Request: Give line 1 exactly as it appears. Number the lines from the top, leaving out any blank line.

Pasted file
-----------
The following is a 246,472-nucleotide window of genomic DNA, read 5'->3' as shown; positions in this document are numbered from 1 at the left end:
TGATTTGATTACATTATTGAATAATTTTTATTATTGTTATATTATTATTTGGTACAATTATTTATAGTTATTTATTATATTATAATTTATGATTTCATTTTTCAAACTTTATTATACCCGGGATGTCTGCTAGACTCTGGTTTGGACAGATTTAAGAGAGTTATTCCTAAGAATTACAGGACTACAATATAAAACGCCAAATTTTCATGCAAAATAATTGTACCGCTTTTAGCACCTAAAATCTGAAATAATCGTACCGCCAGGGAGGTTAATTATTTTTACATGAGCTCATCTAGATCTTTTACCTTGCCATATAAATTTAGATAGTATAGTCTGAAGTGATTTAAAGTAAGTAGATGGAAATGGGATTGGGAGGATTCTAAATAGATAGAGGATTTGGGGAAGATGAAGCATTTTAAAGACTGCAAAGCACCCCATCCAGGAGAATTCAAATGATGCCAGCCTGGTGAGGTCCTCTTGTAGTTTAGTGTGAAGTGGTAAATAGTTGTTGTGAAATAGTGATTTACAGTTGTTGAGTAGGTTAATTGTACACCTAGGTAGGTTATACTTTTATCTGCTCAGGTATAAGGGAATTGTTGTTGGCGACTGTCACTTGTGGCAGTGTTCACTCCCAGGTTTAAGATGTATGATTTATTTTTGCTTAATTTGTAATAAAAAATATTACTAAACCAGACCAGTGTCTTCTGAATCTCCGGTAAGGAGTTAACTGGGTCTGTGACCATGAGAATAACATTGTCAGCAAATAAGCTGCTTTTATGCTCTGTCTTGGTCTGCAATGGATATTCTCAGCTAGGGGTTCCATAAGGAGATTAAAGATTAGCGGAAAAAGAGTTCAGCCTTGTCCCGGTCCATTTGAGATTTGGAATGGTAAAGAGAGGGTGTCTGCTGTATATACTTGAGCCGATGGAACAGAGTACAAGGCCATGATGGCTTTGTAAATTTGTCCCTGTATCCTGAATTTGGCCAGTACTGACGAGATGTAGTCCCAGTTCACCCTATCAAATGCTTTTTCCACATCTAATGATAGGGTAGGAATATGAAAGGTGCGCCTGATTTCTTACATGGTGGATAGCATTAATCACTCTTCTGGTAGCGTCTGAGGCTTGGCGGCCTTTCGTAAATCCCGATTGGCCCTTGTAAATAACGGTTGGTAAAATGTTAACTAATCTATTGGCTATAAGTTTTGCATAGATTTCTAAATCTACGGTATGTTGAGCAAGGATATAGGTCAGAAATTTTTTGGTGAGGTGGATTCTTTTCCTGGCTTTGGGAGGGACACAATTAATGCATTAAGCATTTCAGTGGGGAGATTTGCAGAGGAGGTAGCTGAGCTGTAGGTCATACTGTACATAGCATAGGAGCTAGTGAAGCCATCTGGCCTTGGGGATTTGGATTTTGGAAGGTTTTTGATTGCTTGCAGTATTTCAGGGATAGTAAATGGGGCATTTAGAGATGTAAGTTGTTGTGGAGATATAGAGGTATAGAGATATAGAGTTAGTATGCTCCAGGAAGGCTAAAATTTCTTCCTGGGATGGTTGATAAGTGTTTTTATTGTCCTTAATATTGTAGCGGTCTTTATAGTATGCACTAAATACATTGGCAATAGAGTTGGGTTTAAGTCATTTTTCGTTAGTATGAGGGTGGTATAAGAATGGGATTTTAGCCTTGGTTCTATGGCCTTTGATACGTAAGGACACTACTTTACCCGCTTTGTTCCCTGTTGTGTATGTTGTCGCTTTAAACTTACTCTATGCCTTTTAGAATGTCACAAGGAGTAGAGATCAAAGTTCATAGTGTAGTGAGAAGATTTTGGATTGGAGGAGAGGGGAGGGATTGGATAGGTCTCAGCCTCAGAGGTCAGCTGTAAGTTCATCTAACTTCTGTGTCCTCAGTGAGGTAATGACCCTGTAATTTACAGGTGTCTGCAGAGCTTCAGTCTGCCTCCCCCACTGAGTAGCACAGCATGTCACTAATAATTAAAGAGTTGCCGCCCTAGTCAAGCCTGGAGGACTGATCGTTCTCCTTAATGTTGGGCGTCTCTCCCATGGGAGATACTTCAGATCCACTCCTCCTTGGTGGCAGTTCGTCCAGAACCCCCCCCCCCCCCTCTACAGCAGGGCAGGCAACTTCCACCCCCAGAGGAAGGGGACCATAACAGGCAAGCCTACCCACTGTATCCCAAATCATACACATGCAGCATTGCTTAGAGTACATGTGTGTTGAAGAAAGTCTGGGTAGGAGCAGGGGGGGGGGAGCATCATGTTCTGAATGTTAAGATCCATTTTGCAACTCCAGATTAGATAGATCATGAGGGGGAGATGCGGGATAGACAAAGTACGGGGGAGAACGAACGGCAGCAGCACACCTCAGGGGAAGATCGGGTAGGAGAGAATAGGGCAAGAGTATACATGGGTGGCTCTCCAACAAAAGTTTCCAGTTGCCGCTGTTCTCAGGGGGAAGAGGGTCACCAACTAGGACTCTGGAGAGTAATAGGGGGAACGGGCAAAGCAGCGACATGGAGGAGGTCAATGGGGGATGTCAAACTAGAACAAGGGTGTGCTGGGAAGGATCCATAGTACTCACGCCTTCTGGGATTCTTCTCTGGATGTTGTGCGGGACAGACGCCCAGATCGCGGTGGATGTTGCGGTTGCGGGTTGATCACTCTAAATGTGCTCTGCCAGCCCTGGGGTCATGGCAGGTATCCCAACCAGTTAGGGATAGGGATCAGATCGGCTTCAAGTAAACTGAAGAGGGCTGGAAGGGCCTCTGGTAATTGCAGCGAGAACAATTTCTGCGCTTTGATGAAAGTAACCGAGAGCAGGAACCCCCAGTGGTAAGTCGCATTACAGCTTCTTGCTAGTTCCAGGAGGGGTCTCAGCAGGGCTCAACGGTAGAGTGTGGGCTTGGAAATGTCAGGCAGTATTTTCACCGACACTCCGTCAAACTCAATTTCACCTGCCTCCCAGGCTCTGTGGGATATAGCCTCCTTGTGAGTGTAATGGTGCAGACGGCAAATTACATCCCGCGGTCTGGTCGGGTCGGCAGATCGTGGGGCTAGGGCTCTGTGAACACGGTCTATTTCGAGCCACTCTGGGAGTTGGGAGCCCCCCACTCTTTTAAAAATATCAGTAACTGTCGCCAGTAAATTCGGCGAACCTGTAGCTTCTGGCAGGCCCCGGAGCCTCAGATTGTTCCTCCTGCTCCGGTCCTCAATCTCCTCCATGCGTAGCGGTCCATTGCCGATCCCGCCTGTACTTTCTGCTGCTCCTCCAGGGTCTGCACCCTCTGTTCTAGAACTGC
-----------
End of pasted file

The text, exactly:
The following is a 246,472-nucleotide window of genomic DNA, read 5'->3' as shown; positions in this document are numbered from 1 at the left end: